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We have never seen as many “gurgle” tests delivered to laboratories as during the time of this Covid pandemic. Do you think the collection of these saliva samples can be considered an actual biobank? Whether the government or private laboratories are getting hold of these samples, what are the risks proposed by this huge collection of human saliva?

During the pandemic the fear that our privacy might be infringed is indeed justified. In cases when saliva or other samples are taken for the purposes of detecting an infection by the SARS-CoV-2 coronavirus, the specimen and the data thus collected cannot be used for other purposes, including the creation of a biobank. Biobanks cannot be established without a detailed authorization process, as the main purpose of a biobank is to create a specific infrastructure to collect and use samples for multiple research projects and only based on prior consent. In biobanks samples are coded and not used for individual research or therapy. Nevertheless, in the rush to fight the Covid-19 pandemic a huge amount of health data has been generated and used in ways that are different than before. For instance, the Hungarian Government launched an official information site where the general public can see the number of people who have been infected, tested, cured, and died as a result of Covid. In the mortality statistics one can see the age, the sex, and the underlying disease of the Covid-19 victim, which, in some cases, make it possible to guess or even identify the victim and their medical condition before contracting the coronavirus.

In a public health crisis, measures of immunization, vaccination, quarantine, testing, social distancing require collecting and processing lots of information and data. International traffic is even more complicated as other private and public agents, such as air companies, hotels, immigration officers, are also involved and these actors may also see and process the individual data of persons, including their name, passport number, and vaccination certificate. As a general rule, processors of personal data should access such data only when a data processing agreement is in place. In accordance with Article 28 of the GDPR, member states in the EU should, when applicable, clearly define in an agreement the responsibilities between the public authority, which acts as data controller, and the data processor acting on behalf of the controller. After all, while the law has provided a lot of protection measures for personal data, the outcome depends on the observance of data controllers and data processors.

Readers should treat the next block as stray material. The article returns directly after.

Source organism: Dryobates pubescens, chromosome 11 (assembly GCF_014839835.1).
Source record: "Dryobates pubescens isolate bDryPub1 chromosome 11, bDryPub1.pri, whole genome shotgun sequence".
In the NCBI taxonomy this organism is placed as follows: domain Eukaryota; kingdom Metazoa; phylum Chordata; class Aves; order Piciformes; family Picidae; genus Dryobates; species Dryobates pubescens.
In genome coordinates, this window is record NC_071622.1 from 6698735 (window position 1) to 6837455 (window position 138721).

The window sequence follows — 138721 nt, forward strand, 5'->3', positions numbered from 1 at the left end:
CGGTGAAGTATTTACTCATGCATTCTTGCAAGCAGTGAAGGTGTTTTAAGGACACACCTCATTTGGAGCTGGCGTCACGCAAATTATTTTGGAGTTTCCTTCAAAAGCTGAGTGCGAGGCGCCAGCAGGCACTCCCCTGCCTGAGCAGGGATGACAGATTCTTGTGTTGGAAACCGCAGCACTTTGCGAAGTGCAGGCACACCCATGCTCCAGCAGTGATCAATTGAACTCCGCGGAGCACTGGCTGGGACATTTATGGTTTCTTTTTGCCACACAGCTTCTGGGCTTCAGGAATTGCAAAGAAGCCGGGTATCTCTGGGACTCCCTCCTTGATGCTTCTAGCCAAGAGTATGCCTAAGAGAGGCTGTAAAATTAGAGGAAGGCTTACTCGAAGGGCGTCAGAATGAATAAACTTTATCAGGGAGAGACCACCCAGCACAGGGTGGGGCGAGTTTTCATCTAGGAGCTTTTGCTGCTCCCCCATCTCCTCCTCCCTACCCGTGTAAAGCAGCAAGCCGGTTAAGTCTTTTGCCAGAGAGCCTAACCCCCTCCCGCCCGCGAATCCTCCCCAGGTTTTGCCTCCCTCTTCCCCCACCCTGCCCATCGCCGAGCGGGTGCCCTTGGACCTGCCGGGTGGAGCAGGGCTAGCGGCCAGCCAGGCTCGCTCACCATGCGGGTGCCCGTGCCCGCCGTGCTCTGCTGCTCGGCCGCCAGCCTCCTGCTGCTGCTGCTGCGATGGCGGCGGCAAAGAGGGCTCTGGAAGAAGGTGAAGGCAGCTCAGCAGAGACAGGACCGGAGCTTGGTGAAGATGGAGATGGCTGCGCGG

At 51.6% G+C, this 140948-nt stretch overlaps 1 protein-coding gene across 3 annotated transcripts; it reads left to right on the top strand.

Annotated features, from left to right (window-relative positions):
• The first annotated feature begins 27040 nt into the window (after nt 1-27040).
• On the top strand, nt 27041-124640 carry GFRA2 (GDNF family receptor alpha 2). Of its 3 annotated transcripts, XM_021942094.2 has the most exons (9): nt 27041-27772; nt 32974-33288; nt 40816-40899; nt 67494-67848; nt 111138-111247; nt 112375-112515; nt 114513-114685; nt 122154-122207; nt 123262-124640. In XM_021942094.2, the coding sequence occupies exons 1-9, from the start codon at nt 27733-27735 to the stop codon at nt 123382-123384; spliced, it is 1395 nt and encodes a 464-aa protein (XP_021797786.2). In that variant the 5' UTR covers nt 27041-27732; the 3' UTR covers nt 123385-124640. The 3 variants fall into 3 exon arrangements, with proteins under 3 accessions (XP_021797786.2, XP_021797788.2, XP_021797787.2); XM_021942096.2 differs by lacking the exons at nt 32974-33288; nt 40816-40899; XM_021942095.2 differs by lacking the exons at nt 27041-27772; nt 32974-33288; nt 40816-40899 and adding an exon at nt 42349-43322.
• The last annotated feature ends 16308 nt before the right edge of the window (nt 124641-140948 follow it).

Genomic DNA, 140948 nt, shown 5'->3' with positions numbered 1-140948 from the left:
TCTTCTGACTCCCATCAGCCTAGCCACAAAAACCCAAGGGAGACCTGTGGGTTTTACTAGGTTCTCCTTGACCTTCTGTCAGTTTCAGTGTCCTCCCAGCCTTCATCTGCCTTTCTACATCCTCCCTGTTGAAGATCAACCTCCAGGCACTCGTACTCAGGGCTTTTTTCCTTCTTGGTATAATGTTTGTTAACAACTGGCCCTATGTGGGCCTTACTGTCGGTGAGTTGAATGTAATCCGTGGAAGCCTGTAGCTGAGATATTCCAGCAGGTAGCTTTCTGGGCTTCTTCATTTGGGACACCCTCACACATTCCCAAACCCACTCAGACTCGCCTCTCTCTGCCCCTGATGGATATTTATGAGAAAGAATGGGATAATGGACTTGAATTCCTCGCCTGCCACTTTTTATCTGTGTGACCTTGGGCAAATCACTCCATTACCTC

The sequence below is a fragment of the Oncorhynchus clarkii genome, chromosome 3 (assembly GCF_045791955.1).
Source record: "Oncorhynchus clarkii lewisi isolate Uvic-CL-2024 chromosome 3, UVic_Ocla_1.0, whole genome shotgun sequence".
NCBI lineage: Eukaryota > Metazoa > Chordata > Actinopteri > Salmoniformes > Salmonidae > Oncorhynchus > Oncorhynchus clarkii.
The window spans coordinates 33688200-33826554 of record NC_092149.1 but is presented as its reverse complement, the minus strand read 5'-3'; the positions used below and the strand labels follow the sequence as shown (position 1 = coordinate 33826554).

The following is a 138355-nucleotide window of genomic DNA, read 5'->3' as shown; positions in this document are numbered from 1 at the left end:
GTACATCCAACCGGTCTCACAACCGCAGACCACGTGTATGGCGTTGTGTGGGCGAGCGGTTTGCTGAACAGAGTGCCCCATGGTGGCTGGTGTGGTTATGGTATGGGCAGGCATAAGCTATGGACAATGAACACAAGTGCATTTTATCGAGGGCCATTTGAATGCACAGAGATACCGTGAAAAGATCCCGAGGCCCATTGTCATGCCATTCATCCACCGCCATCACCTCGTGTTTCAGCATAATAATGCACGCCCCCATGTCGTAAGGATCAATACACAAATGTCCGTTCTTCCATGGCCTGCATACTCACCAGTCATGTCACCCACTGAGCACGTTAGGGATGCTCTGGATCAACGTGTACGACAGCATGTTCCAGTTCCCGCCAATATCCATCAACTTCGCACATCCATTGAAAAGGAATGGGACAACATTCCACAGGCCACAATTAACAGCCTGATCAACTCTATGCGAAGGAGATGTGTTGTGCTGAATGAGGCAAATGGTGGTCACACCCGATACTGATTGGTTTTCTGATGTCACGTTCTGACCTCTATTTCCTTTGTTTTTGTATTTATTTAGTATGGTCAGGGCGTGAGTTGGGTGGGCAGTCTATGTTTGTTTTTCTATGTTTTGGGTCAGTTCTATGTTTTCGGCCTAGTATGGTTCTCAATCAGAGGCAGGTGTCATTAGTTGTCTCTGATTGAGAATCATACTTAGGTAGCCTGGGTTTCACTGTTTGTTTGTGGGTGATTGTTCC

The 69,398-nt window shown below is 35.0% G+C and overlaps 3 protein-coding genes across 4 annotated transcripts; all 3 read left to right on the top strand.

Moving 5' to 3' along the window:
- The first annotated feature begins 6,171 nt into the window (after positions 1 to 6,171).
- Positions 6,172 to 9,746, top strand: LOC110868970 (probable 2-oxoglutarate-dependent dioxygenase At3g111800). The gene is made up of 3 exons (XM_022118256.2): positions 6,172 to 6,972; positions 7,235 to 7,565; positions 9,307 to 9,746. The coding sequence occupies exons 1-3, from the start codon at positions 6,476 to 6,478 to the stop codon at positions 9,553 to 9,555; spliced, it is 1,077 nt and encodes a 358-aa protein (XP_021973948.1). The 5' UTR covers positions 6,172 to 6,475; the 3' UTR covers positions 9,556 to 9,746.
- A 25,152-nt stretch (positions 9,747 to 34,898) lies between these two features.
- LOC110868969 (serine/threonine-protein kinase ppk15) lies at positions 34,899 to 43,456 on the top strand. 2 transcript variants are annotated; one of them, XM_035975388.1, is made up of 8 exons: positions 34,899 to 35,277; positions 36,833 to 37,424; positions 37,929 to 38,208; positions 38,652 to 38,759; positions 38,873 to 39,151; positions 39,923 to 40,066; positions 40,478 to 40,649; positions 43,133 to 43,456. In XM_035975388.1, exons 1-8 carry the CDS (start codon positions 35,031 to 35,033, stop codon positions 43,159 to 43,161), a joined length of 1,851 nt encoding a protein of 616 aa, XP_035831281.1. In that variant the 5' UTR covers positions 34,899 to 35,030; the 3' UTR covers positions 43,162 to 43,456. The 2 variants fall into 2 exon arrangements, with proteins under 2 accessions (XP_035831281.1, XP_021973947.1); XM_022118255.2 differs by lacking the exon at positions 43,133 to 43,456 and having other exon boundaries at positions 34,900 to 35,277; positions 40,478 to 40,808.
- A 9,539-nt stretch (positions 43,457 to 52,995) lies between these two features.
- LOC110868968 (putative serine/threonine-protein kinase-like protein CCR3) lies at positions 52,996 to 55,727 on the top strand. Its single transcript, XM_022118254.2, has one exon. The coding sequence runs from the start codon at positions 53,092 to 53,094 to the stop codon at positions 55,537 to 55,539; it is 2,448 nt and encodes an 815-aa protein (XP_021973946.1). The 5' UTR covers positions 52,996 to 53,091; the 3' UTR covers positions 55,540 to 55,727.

Your research pointed out the differences between the protection of persons (in the legal sense) and protection of humans (in the biological sense) as they have ‘human origin’. Could you explain to us more about these concepts and their implications with regards to privacy rights and human rights?

I am convinced that the framework of human rights provides an excellent starting point for discussing new and challenging biotechnological interventions. But what I wanted to add to this is that we cannot apply human rights principles to persons and to human tissues in the same way without analyzing the differences between persons and human tissues first. Some principles and norms apply to both, but others do not. Human dignity is interpreted in the context of persons but, for example, contamination or mixing of samples pose threats to the use of human specimens.

Human rights look a bit different when we observe them on a molecular level. Biological specimens of human origins were regarded as either biological waste or research material almost until the end of the 20th century. The turning point was the Human Genome Project when the relevance of human genetics and the multiple uses of human tissues became evident even for the general public. As a consequence, what has been regarded as a routine medical practice in 1951, at the time when Henrietta Lacks was operated and her cancerous tissues were removed and later used for research purposes and developing the world famous HeLA cell lines, now would be illegal without the patient’s consent.

We adopted several human rights norms to the use of human tissues because the examination of these may reveal not only the causes of a disease, but also many other important genetic information on the individual, thus also his or her identity. Still, in each case, we should analyze to what extent we may use human rights norms in the contexts of human cells, gametes, tissues, and DNA. Without this legal work of interpretation, we may unintentionally upgrade the protection of gametes/cells/tissues to the level of protection of persons, and I suppose I do not need to tell what the consequences are when human beings compete with human tissues for the recognition of their human rights.